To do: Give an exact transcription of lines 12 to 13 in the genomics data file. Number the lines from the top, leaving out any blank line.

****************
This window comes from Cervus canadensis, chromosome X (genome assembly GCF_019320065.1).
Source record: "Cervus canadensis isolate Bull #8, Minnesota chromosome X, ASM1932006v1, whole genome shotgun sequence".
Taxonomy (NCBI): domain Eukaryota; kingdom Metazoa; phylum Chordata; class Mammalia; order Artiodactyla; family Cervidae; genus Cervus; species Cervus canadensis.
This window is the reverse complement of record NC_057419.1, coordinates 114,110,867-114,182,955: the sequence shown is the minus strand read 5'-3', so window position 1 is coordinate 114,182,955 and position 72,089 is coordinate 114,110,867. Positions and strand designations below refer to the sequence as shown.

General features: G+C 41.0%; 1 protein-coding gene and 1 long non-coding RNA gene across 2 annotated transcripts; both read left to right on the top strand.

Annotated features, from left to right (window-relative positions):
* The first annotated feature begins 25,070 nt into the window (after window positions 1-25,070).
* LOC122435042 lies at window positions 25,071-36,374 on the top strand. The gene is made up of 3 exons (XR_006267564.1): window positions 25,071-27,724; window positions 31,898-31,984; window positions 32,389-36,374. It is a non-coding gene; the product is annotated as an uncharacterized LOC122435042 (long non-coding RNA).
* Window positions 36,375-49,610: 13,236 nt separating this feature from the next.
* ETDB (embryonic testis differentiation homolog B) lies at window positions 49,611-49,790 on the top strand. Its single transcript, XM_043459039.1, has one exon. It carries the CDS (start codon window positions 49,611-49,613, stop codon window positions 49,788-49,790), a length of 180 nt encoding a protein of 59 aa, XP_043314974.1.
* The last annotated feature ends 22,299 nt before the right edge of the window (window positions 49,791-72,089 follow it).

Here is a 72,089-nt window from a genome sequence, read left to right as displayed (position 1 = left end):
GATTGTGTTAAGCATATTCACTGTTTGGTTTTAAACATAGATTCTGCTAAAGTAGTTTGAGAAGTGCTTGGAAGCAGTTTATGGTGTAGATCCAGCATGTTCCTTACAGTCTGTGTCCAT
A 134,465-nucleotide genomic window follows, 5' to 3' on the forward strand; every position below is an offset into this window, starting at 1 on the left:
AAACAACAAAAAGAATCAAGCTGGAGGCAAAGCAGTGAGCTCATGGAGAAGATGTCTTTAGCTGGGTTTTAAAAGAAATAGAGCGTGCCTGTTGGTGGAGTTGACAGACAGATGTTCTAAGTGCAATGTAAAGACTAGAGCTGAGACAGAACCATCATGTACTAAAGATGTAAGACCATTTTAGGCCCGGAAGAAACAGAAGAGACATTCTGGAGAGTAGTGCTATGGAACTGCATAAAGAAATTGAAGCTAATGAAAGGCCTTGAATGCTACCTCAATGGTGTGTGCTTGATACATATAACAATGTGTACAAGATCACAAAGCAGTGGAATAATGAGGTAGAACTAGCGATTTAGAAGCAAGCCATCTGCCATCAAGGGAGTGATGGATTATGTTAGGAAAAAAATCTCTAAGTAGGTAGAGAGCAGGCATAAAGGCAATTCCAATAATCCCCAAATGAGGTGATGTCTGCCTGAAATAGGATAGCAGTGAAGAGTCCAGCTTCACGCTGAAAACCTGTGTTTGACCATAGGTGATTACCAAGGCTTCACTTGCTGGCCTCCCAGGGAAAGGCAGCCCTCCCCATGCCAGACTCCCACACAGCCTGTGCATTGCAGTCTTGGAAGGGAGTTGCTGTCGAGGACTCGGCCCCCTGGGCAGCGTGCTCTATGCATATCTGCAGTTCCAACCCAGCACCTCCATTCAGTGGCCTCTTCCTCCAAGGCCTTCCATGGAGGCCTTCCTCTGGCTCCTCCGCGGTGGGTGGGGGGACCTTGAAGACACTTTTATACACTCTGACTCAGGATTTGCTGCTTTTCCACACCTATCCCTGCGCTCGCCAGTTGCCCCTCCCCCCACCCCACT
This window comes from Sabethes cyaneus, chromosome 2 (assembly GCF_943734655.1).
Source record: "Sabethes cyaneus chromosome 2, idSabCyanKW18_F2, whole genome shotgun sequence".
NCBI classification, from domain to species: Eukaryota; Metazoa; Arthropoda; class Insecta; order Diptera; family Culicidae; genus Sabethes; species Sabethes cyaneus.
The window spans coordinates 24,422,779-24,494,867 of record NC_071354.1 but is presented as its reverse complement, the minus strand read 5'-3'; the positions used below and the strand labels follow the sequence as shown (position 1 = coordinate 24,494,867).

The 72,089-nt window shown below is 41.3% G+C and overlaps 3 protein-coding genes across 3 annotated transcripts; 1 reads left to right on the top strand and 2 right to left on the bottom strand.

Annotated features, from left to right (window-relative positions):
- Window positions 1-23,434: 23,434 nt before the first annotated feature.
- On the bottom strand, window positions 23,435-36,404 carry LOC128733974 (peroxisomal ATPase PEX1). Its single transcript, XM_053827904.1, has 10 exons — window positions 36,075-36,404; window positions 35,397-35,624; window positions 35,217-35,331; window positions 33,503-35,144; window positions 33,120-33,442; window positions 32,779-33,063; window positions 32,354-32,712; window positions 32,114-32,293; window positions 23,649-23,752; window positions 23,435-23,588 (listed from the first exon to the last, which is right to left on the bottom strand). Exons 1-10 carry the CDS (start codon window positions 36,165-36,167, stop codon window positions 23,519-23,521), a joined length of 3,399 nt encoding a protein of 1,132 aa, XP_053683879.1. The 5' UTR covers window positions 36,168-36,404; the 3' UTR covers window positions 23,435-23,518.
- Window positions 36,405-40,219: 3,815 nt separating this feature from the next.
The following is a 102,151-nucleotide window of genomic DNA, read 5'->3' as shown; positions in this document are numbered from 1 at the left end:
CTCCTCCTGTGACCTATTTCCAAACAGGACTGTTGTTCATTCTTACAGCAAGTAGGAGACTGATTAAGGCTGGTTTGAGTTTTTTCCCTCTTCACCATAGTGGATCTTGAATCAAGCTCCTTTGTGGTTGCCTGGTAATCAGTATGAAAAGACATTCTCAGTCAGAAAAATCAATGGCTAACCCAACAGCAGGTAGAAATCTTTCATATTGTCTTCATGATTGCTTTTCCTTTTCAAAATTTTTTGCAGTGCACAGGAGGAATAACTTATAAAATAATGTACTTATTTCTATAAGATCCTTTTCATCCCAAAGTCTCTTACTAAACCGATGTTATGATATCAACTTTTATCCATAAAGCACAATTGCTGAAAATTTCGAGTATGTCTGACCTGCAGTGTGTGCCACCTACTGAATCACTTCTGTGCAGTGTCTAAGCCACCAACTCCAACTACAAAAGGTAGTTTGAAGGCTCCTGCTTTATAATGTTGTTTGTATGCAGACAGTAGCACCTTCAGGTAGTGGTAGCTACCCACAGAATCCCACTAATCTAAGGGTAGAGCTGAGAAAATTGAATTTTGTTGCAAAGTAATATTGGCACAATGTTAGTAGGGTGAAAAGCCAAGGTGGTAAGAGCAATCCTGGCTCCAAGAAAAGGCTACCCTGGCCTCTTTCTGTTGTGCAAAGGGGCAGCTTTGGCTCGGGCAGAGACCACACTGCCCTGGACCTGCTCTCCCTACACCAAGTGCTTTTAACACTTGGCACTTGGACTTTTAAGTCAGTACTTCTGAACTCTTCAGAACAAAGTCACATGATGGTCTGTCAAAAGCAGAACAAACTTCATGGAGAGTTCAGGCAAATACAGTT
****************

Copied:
Here is a 72,089-nt window from a genome sequence, read left to right as displayed (position 1 = left end):
GATTGTGTTAAGCATATTCACTGTTTGGTTTTAAACATAGATTCTGCTAAAGTAGTTTGAGAAGTGCTTGGAAGCAGTTTATGGTGTAGATCCAGCATGTTCCTTACAGTCTGTGTCCAT